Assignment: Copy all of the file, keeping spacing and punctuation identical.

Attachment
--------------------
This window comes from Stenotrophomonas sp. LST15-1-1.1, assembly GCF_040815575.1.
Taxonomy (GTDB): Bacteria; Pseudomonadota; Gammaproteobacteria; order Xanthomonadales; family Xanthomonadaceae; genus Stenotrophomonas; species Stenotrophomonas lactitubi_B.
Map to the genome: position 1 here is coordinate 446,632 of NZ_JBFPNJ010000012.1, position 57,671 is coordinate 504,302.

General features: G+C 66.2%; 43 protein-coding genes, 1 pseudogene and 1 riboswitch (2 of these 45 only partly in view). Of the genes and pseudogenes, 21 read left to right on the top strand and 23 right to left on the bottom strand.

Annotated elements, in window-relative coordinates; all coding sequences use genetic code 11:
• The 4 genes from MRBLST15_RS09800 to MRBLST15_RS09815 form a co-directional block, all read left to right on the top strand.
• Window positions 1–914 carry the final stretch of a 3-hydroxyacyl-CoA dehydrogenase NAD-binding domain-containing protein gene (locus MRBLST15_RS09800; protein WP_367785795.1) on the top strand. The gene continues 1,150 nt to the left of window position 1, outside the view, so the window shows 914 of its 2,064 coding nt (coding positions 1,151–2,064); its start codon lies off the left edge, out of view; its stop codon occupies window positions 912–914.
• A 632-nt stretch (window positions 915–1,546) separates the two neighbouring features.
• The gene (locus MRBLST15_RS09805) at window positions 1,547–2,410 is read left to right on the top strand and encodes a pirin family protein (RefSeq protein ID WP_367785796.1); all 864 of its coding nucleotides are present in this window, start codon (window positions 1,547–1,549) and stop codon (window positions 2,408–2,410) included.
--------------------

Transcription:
This window comes from Stenotrophomonas sp. LST15-1-1.1, assembly GCF_040815575.1.
Taxonomy (GTDB): Bacteria; Pseudomonadota; Gammaproteobacteria; order Xanthomonadales; family Xanthomonadaceae; genus Stenotrophomonas; species Stenotrophomonas lactitubi_B.
Map to the genome: position 1 here is coordinate 446,632 of NZ_JBFPNJ010000012.1, position 57,671 is coordinate 504,302.

General features: G+C 66.2%; 43 protein-coding genes, 1 pseudogene and 1 riboswitch (2 of these 45 only partly in view). Of the genes and pseudogenes, 21 read left to right on the top strand and 23 right to left on the bottom strand.

Annotated elements, in window-relative coordinates; all coding sequences use genetic code 11:
• The 4 genes from MRBLST15_RS09800 to MRBLST15_RS09815 form a co-directional block, all read left to right on the top strand.
• Window positions 1–914 carry the final stretch of a 3-hydroxyacyl-CoA dehydrogenase NAD-binding domain-containing protein gene (locus MRBLST15_RS09800; protein WP_367785795.1) on the top strand. The gene continues 1,150 nt to the left of window position 1, outside the view, so the window shows 914 of its 2,064 coding nt (coding positions 1,151–2,064); its start codon lies off the left edge, out of view; its stop codon occupies window positions 912–914.
• A 632-nt stretch (window positions 915–1,546) separates the two neighbouring features.
• The gene (locus MRBLST15_RS09805) at window positions 1,547–2,410 is read left to right on the top strand and encodes a pirin family protein (RefSeq protein ID WP_367785796.1); all 864 of its coding nucleotides are present in this window, start codon (window positions 1,547–1,549) and stop codon (window positions 2,408–2,410) included.